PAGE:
I’M GONNA PRAY FOR YOU SO HARD: by Halley Feiffer
A Theater Review by Julinda D. Lewis
At: TheatreLAB The Basement, 300 E. Broad St., RVA 23219
Performances: February 2-17, 2018
Ticket Prices: Tickets $35 – VIP Seating, $30 – General Admission, $20 – Senior / RVA Theatre Alliance, $10 – Student (with valid ID)
Info: (804) 505-0558 or theatrelabrva.org
Like many of the Acts of Faith Festival offerings, I’m Gonna Pray for You So Hard is not intended for mere entertainment. It left Saturday night’s TheatreLAB at The Basement audience mentally battered and bruised and most in the audience sat in utter silence collecting themselves for more than a full minute at the end.
This provocative two-character play deals with the toxic father-daughter relationship of David (Alan Sader), a renowned playwright and his daughter Ella (Liz Earnest) and aspiring actress who alternately basks and languishes in her famous father’s success. The second installment of Artistic Director Deejay Gray’s “Taking Sides” project, Gray has staged the play in David’s living room that appears to have been snatched from New York and dropped into the middle of The Basement, with audience members sitting on two sides peering through the torn away walls. At some point we became unwilling voyeurs, sort of like having noisy neighbors in an apartment building. This feeling is reinforced by the opportunity to watch the viewers on the other side of the stage watching the action – and you. One woman even gasped aloud at a particularly egregious action by David. The intimacy of the setting amplifies whatever you might be feeling as you watch this story unfold.
There is no doubt that Ella loves her father. The way she kneels submissively before him with his refilled wine glass in her outstretched hands is profoundly disturbing, as is her constant need to apologize. David obviously has deep feelings for his only daughter, but it is a love tainted by a narcissistic and perhaps even psychopathic personality.
Gray decided to stage this 90-minutes without interruption play as a two-act play with an intermission after about an hour in. In the first act, Sader commands the stage and monopolizes the conversation with his daughter. He reminisces about his character’s early life, throws shade on well-known playwrights (“Arthur Miller was a hack”), and rants relentlessly about theater critics. (I thought long and hard before I put the actors’ names in parentheses after the names of their characters – apparently one of Davis’s pet peeves.) David is the kind of self-centered father who calls his fawning daughter ugly and then says it’s a joke. He takes off his shoes and thrusts his feet into Ella’s lap for a foot rub but callously pushes her away when she puts her feet in his lap, so he can return the favor. Sader maintains a deceptively calm exterior through many of these exchanges, speaking with a marked softness that makes his increasingly frequent explosions all the more harrowing.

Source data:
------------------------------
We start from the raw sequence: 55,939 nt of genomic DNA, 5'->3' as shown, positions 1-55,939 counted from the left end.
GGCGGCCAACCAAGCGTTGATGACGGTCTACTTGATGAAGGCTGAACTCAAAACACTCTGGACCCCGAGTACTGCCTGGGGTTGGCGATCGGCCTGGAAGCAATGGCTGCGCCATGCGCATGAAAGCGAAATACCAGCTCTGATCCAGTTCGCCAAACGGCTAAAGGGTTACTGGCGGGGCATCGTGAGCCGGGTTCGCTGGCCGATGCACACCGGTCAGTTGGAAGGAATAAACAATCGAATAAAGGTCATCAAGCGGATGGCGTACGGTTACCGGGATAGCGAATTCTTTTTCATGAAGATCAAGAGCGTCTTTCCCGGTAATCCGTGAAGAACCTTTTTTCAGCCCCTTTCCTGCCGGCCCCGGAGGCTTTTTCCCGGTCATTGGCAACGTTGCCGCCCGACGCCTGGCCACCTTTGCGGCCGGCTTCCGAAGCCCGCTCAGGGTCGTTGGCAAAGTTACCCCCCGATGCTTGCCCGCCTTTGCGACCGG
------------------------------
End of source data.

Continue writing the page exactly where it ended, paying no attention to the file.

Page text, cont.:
Davis is not likely to win any awards for father of the year. Not only does he exploit Ella’s insecurities, he fuels them with wine, hits from a bong, and lines of cocaine. But if the first part of the show belongs to Sader, the shorter second act presents Earnest as a greatly transformed Ella. No longer fawning and seeking the approval of her father – who appears only as a sort of ghost-of-the-past figure – she has, instead, become her father. As the now confident, successful, and beautiful Ella, Earnest is beautifully put together in a chic top, slim high waited pants, and thick heels that command respect – no slutty stilettoes for her. But, it’s all just acting, and it’s a role she cannot maintain.
Given that playwright Halley Feiffer is the daughter of prolific cartoonist and writer Jules Feiffer (currently 89, he married his third wife in 2016), one cannot help but wonder how much of I’m Gonna Pray for You So Hard is autobiographical. Nonetheless, I’m Gonna Pray for You So Hard (a line and a lesson taken from David’s mentor) offers an intriguing look into the home life of an award-winning, if fictional, playwright as well as two coveted roles of the type both characters debate in their alcohol fueled family night.
David Melton’s set is beautifully detailed and also utilitarian; it takes a beating before the evening is over. Ella sits and lounges on the coffee table, jumps in the sofa, and soaks the carpet with wine more than once. A mirror does double duty as a tray for cocaine, and a trash basket plays a featured role in a bloody accident. I did wonder, however, about one wall that featured a window and a single-panel door that appeared to be an apartment style door. It was not clear whether this door opened onto a corridor – in which case, why the window? – or onto the street. Michael Jarett’s lighting is subtle and takes a dramatic turn during key moments in the dialogue. Kelsey Cordrey’s sound design was equally subtle, at times almost imperceptible, as when the strains of West Side Story’s “Somewhere” supported Sader’s humming of the tune.
I’m Gonna Pray for You So Hard is gritty, meaty, and oh so worth your time, and David and Ella are two characters you’ll not soon forget.
Julinda D. Lewis is a dancer, teacher, and writer who was born in Brooklyn, NY and now lives in Eastern Henrico County.
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